• Why has the word ‘children’ increased over time?
    • 1990s – fear of danger to children, promoting/supporting children and families… children are being problematized… [That fits with Raising Children in a Digital Age]
    • 2006 corpus – lots of moral panics…

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  • Dominant discourse arising in Britain relating to children.

Multi-Methods

  • Corpora give us insights into the mechanics of language, and of the society within which that language is being used.
  • They can answer some questions really well, but others not so much – be mindful!
  • Corpora should be linked with other methods for study of language, society, history, etc… which expand the range of studies/findings?
  • Mesh qualitative/quantitative data…
  • Toolbox – use the right tool, in the right combination…

Should McCann Twitter abuser have been doorstepped on TV? for @ConversationUK

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A recent piece, published for The Conversation UK, under Creative Commons licence (republished on Durham University):

Should McCann Twitter abuser have been doorstepped on TV?

By Bex Lewis, Durham University

Brenda Leyland, a 63-year old woman from Leicestershire who had been accused of publishing a stream of internet abuse about the family of missing child Madeleine McCann, has been found dead in a hotel room.

Her death raises important questions about the wrongs and rights of how we handle people who express unpalatable views online.

Leyland had been exposed in a Sky News report as the person behind the Twitter account @sweepyface, which had been used to post offensive messages about the McCanns. These included the accusation that Madeleine’s parents were responsible for her disappearance. When confronted by a Sky News reporter about whether she should have posted such messages, Leyland said: “I’m entitled to do that.”

Days before Leyland’s death, BBC Radio 4 ran a story about how the police were investigating abusive social media messages sent to, or published about, the McCanns. Madeleine’s father Gerry McCann featured, suggesting that these messages are fuelled by press reporting. He added that he thinks more people should be charged for internet abuse and revealed that his family tends to avoid the internet because of the nature of threats and insults they receive.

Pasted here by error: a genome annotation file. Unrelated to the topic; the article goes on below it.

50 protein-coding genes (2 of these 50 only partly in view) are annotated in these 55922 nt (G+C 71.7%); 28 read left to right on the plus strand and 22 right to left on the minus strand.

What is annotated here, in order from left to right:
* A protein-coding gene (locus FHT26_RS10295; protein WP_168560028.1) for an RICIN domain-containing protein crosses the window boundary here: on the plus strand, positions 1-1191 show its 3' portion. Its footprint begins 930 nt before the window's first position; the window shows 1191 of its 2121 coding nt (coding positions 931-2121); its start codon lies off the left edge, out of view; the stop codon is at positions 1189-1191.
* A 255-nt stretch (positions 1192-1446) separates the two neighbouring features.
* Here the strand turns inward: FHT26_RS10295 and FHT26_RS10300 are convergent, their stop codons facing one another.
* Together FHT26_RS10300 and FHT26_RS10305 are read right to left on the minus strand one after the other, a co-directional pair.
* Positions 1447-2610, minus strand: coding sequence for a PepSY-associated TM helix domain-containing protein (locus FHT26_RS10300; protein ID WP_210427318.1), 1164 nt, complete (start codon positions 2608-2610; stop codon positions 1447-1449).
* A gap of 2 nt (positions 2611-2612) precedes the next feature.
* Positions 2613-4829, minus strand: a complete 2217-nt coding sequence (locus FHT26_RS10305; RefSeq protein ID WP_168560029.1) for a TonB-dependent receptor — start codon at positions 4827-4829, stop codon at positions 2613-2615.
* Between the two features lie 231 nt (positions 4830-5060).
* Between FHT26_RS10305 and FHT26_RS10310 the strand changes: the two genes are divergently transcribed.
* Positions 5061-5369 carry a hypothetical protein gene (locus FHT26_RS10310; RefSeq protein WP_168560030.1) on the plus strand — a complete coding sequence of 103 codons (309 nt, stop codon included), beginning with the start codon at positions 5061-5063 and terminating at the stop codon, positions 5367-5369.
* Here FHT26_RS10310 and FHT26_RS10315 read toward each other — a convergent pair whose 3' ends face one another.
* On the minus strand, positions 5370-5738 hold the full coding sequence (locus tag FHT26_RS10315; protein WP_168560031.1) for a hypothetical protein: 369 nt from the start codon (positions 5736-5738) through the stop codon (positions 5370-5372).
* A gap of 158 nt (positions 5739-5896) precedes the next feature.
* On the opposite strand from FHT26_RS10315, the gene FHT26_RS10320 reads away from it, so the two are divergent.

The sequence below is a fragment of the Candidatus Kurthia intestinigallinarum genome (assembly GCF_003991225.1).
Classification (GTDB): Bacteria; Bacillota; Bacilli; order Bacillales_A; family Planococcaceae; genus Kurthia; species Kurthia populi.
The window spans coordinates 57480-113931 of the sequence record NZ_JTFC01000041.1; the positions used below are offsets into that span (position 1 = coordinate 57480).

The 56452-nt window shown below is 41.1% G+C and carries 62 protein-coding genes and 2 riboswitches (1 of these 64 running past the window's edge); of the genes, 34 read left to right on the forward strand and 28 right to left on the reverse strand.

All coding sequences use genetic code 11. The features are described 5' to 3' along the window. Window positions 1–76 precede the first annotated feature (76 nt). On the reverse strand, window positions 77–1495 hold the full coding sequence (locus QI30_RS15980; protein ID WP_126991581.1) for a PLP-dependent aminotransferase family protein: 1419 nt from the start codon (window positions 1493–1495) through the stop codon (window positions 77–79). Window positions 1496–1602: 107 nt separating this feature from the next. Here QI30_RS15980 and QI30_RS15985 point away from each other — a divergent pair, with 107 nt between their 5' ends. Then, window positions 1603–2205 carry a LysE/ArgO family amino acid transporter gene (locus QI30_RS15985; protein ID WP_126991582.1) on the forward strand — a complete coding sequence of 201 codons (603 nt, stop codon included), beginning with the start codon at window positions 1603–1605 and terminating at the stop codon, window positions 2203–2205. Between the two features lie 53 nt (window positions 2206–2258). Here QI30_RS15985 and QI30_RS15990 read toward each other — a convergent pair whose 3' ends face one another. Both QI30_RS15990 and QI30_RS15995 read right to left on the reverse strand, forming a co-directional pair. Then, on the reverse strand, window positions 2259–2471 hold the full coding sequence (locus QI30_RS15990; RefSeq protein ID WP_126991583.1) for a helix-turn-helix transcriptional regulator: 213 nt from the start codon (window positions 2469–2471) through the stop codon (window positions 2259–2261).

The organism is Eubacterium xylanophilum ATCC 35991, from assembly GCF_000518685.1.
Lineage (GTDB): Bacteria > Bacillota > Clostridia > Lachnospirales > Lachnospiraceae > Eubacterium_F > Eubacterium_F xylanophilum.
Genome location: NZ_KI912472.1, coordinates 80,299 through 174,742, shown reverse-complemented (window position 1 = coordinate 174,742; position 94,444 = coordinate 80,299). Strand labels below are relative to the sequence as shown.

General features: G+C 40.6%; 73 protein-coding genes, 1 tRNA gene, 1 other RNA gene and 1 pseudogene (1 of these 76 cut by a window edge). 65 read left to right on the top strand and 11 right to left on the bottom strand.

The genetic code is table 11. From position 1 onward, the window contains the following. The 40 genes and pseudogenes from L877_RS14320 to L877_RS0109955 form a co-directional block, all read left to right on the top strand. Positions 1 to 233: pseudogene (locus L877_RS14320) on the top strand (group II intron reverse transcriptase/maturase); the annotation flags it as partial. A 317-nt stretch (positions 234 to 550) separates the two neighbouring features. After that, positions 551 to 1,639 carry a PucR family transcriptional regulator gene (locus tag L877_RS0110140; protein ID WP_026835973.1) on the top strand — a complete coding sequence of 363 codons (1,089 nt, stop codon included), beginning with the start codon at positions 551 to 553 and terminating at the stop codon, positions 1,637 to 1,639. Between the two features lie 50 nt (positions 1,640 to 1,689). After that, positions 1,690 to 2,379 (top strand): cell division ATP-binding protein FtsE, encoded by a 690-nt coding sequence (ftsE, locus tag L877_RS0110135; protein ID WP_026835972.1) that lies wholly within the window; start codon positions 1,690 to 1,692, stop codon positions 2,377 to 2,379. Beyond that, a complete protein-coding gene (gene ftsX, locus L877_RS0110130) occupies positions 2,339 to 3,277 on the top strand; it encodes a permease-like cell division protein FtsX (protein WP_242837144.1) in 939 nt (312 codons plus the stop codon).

For obvious reasons, the McCanns had encouraged a high-profile press campaign after Madeleine’s disappearance. But without answers about what happened to Madeleine, conspiracy theories have abounded. Brenda Leyland was one of many to discuss the McCann case online. As Rev Pam Smith, one of my Facebook connections said, are we really saying that people are not “entitled” to share adverse views online?

Leyland said she “hoped she hadn’t broken any laws”, but the Malicious Communications Act 1988, which covers Twitter, notes that it is an offence to send messages to another person which are “indecent or grossly offensive”, threatening or false. If the message is intended to cause distress or anxiety to the recipient, they breach the law.

We have to consider whether Sky has a case to answer in this particular situation too though. The broadcaster’s correspondent approached Mrs Leyland on her own doorstep in a live broadcast. She evidently had no idea that she was going to be confronted or that the footage would be broadcast to the world.

Whether or not we like what Leyland had been doing, she was clearly just one of several people who had been expressing their opinions online. She was certainly not the worst. Is doorstepping people, outing them on TV, and ensuring that their face circulates the internet, really the answer? Had Sky done any research into this woman before they put her face in the public domain? Did they know anything about her mental state? Did she just have the misfortune to be the first person who could be made an example of?

Her case carried echoes of the recent media treatment of Cliff Richard. The BBC was heavily rapped for broadcasting live from his home as police raided it. The police of course need to investigate such stories but it is a worrying sign of our culture that trial by media and even trial by gossip appear to have become acceptable.

Media ethics are typically concerned with truthfulness, accuracy, objectivity, impartiality, fairness, public accountability and limitation of harm. After the Leveson inquiry, there has been increased emphasis on press responsibility. But in a time of rapid media change and fast-moving news, broadcasters must ensure they too meet their ethical responsibilities.The Conversation